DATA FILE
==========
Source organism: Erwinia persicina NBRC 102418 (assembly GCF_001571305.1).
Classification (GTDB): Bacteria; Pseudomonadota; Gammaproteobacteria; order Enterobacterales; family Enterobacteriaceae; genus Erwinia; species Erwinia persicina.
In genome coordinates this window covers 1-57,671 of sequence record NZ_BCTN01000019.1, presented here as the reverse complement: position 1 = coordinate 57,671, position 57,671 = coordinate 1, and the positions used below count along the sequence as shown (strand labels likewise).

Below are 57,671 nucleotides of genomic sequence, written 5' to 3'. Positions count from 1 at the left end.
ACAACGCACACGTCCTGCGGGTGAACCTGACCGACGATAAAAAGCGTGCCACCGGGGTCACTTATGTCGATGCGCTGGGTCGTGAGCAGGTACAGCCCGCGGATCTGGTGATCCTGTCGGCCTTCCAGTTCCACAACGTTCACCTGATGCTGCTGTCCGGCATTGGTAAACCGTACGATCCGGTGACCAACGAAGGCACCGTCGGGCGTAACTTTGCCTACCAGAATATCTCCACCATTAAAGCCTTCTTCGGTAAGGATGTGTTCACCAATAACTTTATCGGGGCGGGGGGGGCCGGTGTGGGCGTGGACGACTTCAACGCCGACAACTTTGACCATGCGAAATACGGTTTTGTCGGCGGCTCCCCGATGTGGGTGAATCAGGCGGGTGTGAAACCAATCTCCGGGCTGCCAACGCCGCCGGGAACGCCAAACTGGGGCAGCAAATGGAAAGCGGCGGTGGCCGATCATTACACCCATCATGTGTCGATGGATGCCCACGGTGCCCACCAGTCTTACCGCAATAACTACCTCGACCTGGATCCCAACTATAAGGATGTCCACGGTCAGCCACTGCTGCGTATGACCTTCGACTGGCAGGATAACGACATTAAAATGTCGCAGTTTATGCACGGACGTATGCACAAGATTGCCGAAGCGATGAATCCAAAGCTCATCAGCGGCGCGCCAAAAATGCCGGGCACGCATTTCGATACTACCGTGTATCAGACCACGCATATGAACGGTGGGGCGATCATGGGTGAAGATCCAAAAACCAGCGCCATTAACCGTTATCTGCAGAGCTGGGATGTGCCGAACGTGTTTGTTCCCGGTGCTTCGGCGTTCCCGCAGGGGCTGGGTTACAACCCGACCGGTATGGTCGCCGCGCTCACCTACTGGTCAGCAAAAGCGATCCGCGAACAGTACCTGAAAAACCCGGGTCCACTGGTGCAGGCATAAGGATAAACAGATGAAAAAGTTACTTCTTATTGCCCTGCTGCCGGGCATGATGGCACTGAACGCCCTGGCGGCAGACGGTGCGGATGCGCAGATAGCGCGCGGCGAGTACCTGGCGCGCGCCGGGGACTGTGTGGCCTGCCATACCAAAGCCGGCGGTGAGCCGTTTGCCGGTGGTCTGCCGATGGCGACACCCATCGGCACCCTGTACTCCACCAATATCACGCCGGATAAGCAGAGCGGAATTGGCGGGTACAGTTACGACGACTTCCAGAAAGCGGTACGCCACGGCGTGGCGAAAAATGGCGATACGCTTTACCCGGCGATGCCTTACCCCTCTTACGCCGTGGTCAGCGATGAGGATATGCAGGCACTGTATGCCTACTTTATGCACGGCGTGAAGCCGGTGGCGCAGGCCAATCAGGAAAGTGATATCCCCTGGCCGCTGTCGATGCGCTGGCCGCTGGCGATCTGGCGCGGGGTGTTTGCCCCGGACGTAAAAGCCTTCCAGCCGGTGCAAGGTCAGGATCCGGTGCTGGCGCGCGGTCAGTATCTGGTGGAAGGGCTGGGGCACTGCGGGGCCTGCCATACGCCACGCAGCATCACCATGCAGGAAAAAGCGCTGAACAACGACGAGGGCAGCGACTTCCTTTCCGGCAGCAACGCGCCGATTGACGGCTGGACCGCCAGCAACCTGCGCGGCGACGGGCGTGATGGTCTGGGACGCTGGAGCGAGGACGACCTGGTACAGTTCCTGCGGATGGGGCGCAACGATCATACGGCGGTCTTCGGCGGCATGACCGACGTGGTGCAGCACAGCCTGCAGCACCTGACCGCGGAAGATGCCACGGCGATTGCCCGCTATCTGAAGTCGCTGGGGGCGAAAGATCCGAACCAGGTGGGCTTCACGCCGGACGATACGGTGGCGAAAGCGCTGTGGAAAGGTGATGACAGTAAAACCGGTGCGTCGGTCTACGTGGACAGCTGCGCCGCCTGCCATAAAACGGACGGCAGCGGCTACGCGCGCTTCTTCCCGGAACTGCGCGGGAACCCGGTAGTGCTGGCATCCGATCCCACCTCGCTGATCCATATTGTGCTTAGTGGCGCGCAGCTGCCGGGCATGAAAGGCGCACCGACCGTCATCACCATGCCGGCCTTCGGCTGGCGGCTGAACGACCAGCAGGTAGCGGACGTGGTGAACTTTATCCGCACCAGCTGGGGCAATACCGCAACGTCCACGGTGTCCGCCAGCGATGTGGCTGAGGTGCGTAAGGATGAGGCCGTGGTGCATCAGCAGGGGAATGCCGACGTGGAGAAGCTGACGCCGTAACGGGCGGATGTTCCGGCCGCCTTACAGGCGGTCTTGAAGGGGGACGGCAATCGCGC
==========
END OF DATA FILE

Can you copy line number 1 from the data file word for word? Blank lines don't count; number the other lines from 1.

Source organism: Erwinia persicina NBRC 102418 (assembly GCF_001571305.1).